|YEARS GONE BY
|The Pottsville Republican of October 5, 1909
The Municipal League, which has not held a meeting for several months owing to the apathy of its members,
will on Thursday evening of next week make an effort to get together again and map out a plan of operations
for the fall and winter. One matter that will be taken up at next week's meeting is the movement to obtain
better trolley terminal facilities at Pottsville for Schuylkill Haven people. It is expected that the Municipal
League will take the initiative in this matter and will present to the Traction Company very good sufficient
reasons why the Schuylkill Haven patrons of the road should be given accommodations. Almost everyone
uses the trolley to a greater or less extent and every passenger is inconvenienced just in proportion to the
frequency with which he or she travels over that road by being dumped at the Pottsville borough limits
instead of being carried through the town. The Schuylkill Haven and Orwigsburg cars should go through
Pottsville to the old waiting room on North Centre Street or should go up Market Street to the Garfield
Square turnout. Either arrangement would be satisfactory and the people of Schuylkill Haven can secure the
accommodation if they will take up the matter promptly and in the right way.
Town Council held its regular meeting Monday with the following present: Mengle, Meck, Keller, Berger,
McKeon, Umbenhower, Bubeck, Saul, Moore, President Lautenbacher, Secretary Schumacher, Solicitor
Noecker, Superintendent Becker, Treasurer Keller and Surveyor Butz. Burgess Hartman stated that while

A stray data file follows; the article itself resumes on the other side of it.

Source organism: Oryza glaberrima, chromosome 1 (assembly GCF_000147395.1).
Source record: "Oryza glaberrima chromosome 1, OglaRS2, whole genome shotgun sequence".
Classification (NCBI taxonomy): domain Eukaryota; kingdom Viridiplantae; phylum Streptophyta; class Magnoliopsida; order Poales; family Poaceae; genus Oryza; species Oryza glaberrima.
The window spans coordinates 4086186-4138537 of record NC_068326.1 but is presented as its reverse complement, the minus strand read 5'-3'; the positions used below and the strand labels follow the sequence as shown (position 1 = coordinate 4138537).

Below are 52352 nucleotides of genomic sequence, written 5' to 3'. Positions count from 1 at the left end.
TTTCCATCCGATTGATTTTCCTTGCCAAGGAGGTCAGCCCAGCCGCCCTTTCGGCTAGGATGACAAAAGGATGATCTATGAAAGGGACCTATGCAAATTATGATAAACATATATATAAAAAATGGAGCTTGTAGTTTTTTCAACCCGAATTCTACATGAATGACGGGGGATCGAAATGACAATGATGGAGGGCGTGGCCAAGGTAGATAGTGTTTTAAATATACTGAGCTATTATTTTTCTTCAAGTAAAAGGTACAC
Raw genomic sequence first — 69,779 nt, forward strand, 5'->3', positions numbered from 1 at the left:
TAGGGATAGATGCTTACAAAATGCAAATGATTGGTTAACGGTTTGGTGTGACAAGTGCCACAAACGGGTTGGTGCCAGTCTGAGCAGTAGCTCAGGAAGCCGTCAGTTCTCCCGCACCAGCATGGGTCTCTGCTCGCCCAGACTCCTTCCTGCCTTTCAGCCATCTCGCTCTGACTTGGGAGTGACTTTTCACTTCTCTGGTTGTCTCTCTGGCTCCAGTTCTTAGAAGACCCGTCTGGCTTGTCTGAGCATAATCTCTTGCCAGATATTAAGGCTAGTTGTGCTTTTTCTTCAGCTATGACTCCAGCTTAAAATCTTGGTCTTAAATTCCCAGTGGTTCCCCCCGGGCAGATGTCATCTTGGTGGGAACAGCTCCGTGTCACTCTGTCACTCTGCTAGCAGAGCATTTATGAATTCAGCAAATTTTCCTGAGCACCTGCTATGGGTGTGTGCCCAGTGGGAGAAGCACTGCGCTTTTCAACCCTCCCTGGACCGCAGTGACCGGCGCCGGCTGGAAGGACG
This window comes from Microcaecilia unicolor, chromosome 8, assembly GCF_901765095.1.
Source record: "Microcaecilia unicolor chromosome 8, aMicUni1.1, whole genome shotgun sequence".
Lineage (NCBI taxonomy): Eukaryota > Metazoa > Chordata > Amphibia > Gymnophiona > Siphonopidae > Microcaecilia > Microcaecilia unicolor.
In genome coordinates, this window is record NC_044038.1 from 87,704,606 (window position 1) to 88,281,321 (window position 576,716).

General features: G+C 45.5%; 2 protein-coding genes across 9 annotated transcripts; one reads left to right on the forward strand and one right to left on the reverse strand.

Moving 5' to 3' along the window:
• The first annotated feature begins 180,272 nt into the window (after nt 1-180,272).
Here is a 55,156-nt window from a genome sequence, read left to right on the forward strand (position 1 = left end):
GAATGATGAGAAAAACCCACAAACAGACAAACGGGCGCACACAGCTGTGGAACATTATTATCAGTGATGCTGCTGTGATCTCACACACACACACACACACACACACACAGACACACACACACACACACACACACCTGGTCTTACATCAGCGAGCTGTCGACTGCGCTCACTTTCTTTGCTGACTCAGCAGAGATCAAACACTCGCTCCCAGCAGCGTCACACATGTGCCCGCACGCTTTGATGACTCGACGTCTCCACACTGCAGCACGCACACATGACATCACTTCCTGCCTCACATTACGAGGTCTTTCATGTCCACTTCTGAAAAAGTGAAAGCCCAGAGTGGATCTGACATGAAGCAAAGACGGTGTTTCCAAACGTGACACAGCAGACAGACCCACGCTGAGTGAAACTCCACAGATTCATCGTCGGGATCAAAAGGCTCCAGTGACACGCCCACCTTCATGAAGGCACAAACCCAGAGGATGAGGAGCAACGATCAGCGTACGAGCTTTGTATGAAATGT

the street paving is in progress the alley leading from Dock Street at Saint Matthew's Lutheran Church to
Saint John Street at the First National Bank is used by teams, automobiles and other vehicles and asked that
Council place electric lights along that thoroughfare as it is narrow, dark and dangerous at night. Referred
to Electric Light Committee.
The Burgess in his report stated that the people of Pleasant Row would not lay pavements and asked
Council to authorize him to compel them to do so. On motion of Saul the Burgess was authorized to send
notice to people on Pleasant Row to lay pavements.
Mr. Roan, the contractor for the Main Street paving, stated that since there were so many ditches dug along
Main Street where the street is to be paved it would be almost impossible to guarantee his paving over the
same and stated that if a six inch extra layer, making twelve inches in all, of concrete were spread over the
ditches from the trolley sills to the curb, he thought it would be all right and stated that it would require
eighty cubic yards of concrete at four dollars a cubic yard. On motion of Saul and Keller, the Road
Committee, enter into contract with contractor to make concrete nine inches instead of twelve inches from